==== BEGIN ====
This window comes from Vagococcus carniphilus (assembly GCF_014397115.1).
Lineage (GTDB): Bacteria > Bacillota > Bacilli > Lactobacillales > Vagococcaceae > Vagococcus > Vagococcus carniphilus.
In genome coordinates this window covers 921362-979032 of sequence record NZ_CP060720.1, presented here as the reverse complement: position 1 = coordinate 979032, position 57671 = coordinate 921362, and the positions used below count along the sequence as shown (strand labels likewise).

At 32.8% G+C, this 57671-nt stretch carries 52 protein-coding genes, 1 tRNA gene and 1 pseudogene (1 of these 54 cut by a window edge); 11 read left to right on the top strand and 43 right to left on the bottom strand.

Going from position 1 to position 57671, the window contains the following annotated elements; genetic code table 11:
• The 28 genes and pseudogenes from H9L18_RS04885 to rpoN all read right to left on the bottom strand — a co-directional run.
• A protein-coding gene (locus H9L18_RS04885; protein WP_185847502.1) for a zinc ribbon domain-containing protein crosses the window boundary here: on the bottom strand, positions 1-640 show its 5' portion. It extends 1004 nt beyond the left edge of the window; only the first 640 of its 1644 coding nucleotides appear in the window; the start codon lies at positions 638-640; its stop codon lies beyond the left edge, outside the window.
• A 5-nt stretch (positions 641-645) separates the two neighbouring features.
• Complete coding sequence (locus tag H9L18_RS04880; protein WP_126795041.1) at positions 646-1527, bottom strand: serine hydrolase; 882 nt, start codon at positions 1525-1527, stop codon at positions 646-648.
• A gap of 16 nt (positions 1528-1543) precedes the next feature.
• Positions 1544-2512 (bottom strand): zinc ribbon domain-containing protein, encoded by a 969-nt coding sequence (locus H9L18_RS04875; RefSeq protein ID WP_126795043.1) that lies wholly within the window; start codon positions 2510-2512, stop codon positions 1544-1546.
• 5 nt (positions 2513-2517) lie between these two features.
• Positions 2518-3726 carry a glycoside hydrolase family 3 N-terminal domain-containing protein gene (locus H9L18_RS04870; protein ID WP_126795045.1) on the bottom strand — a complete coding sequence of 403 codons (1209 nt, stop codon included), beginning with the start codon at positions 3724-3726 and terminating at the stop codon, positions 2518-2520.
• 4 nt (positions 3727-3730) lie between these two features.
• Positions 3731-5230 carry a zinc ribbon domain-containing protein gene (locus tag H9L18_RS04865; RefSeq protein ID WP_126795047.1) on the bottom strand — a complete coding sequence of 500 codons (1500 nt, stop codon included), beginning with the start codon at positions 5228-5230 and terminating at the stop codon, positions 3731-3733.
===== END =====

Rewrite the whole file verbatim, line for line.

This window comes from Vagococcus carniphilus (assembly GCF_014397115.1).
Lineage (GTDB): Bacteria > Bacillota > Bacilli > Lactobacillales > Vagococcaceae > Vagococcus > Vagococcus carniphilus.
In genome coordinates this window covers 921362-979032 of sequence record NZ_CP060720.1, presented here as the reverse complement: position 1 = coordinate 979032, position 57671 = coordinate 921362, and the positions used below count along the sequence as shown (strand labels likewise).

At 32.8% G+C, this 57671-nt stretch carries 52 protein-coding genes, 1 tRNA gene and 1 pseudogene (1 of these 54 cut by a window edge); 11 read left to right on the top strand and 43 right to left on the bottom strand.

Going from position 1 to position 57671, the window contains the following annotated elements; genetic code table 11:
• The 28 genes and pseudogenes from H9L18_RS04885 to rpoN all read right to left on the bottom strand — a co-directional run.
• A protein-coding gene (locus H9L18_RS04885; protein WP_185847502.1) for a zinc ribbon domain-containing protein crosses the window boundary here: on the bottom strand, positions 1-640 show its 5' portion. It extends 1004 nt beyond the left edge of the window; only the first 640 of its 1644 coding nucleotides appear in the window; the start codon lies at positions 638-640; its stop codon lies beyond the left edge, outside the window.
• A 5-nt stretch (positions 641-645) separates the two neighbouring features.
• Complete coding sequence (locus tag H9L18_RS04880; protein WP_126795041.1) at positions 646-1527, bottom strand: serine hydrolase; 882 nt, start codon at positions 1525-1527, stop codon at positions 646-648.
• A gap of 16 nt (positions 1528-1543) precedes the next feature.
• Positions 1544-2512 (bottom strand): zinc ribbon domain-containing protein, encoded by a 969-nt coding sequence (locus H9L18_RS04875; RefSeq protein ID WP_126795043.1) that lies wholly within the window; start codon positions 2510-2512, stop codon positions 1544-1546.
• 5 nt (positions 2513-2517) lie between these two features.
• Positions 2518-3726 carry a glycoside hydrolase family 3 N-terminal domain-containing protein gene (locus H9L18_RS04870; protein ID WP_126795045.1) on the bottom strand — a complete coding sequence of 403 codons (1209 nt, stop codon included), beginning with the start codon at positions 3724-3726 and terminating at the stop codon, positions 2518-2520.
• 4 nt (positions 3727-3730) lie between these two features.
• Positions 3731-5230 carry a zinc ribbon domain-containing protein gene (locus tag H9L18_RS04865; RefSeq protein ID WP_126795047.1) on the bottom strand — a complete coding sequence of 500 codons (1500 nt, stop codon included), beginning with the start codon at positions 5228-5230 and terminating at the stop codon, positions 3731-3733.